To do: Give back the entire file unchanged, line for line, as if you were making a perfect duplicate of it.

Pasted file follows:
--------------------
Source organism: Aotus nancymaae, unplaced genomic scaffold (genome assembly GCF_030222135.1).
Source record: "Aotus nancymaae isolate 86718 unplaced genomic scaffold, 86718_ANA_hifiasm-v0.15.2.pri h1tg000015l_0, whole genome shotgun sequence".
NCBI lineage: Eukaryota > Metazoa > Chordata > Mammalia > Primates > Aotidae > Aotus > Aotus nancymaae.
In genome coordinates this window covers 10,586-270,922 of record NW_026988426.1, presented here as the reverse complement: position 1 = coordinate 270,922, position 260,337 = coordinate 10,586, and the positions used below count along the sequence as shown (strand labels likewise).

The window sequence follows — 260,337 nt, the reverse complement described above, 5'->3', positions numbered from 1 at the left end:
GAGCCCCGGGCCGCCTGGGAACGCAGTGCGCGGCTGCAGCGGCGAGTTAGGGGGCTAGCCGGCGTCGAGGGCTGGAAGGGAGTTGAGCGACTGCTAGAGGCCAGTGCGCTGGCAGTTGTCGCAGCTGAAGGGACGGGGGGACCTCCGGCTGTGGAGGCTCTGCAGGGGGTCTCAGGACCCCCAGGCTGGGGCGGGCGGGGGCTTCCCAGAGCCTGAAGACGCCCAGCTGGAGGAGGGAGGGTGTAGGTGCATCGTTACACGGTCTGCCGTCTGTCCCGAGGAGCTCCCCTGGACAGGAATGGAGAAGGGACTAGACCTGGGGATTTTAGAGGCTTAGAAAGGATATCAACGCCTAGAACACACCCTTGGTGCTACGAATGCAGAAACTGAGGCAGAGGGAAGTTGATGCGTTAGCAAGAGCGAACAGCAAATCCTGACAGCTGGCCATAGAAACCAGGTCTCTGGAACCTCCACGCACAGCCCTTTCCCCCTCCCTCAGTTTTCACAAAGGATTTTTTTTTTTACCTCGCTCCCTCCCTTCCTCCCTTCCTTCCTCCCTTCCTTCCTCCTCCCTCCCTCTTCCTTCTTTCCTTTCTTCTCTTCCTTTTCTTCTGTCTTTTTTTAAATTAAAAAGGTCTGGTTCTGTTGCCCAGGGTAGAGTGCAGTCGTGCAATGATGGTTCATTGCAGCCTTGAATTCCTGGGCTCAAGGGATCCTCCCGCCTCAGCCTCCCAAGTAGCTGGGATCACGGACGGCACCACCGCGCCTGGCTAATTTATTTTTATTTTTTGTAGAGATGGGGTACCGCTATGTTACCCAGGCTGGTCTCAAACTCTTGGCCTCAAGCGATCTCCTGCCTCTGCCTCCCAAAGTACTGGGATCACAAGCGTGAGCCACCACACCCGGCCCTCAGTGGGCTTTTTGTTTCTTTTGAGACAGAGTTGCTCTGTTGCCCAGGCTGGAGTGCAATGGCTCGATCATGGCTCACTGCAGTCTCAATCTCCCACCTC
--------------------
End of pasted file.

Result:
Source organism: Aotus nancymaae, unplaced genomic scaffold (genome assembly GCF_030222135.1).
Source record: "Aotus nancymaae isolate 86718 unplaced genomic scaffold, 86718_ANA_hifiasm-v0.15.2.pri h1tg000015l_0, whole genome shotgun sequence".
NCBI lineage: Eukaryota > Metazoa > Chordata > Mammalia > Primates > Aotidae > Aotus > Aotus nancymaae.
In genome coordinates this window covers 10,586-270,922 of record NW_026988426.1, presented here as the reverse complement: position 1 = coordinate 270,922, position 260,337 = coordinate 10,586, and the positions used below count along the sequence as shown (strand labels likewise).

The window sequence follows — 260,337 nt, the reverse complement described above, 5'->3', positions numbered from 1 at the left end:
GAGCCCCGGGCCGCCTGGGAACGCAGTGCGCGGCTGCAGCGGCGAGTTAGGGGGCTAGCCGGCGTCGAGGGCTGGAAGGGAGTTGAGCGACTGCTAGAGGCCAGTGCGCTGGCAGTTGTCGCAGCTGAAGGGACGGGGGGACCTCCGGCTGTGGAGGCTCTGCAGGGGGTCTCAGGACCCCCAGGCTGGGGCGGGCGGGGGCTTCCCAGAGCCTGAAGACGCCCAGCTGGAGGAGGGAGGGTGTAGGTGCATCGTTACACGGTCTGCCGTCTGTCCCGAGGAGCTCCCCTGGACAGGAATGGAGAAGGGACTAGACCTGGGGATTTTAGAGGCTTAGAAAGGATATCAACGCCTAGAACACACCCTTGGTGCTACGAATGCAGAAACTGAGGCAGAGGGAAGTTGATGCGTTAGCAAGAGCGAACAGCAAATCCTGACAGCTGGCCATAGAAACCAGGTCTCTGGAACCTCCACGCACAGCCCTTTCCCCCTCCCTCAGTTTTCACAAAGGATTTTTTTTTTTACCTCGCTCCCTCCCTTCCTCCCTTCCTTCCTCCCTTCCTTCCTCCTCCCTCCCTCTTCCTTCTTTCCTTTCTTCTCTTCCTTTTCTTCTGTCTTTTTTTAAATTAAAAAGGTCTGGTTCTGTTGCCCAGGGTAGAGTGCAGTCGTGCAATGATGGTTCATTGCAGCCTTGAATTCCTGGGCTCAAGGGATCCTCCCGCCTCAGCCTCCCAAGTAGCTGGGATCACGGACGGCACCACCGCGCCTGGCTAATTTATTTTTATTTTTTGTAGAGATGGGGTACCGCTATGTTACCCAGGCTGGTCTCAAACTCTTGGCCTCAAGCGATCTCCTGCCTCTGCCTCCCAAAGTACTGGGATCACAAGCGTGAGCCACCACACCCGGCCCTCAGTGGGCTTTTTGTTTCTTTTGAGACAGAGTTGCTCTGTTGCCCAGGCTGGAGTGCAATGGCTCGATCATGGCTCACTGCAGTCTCAATCTCCCACCTC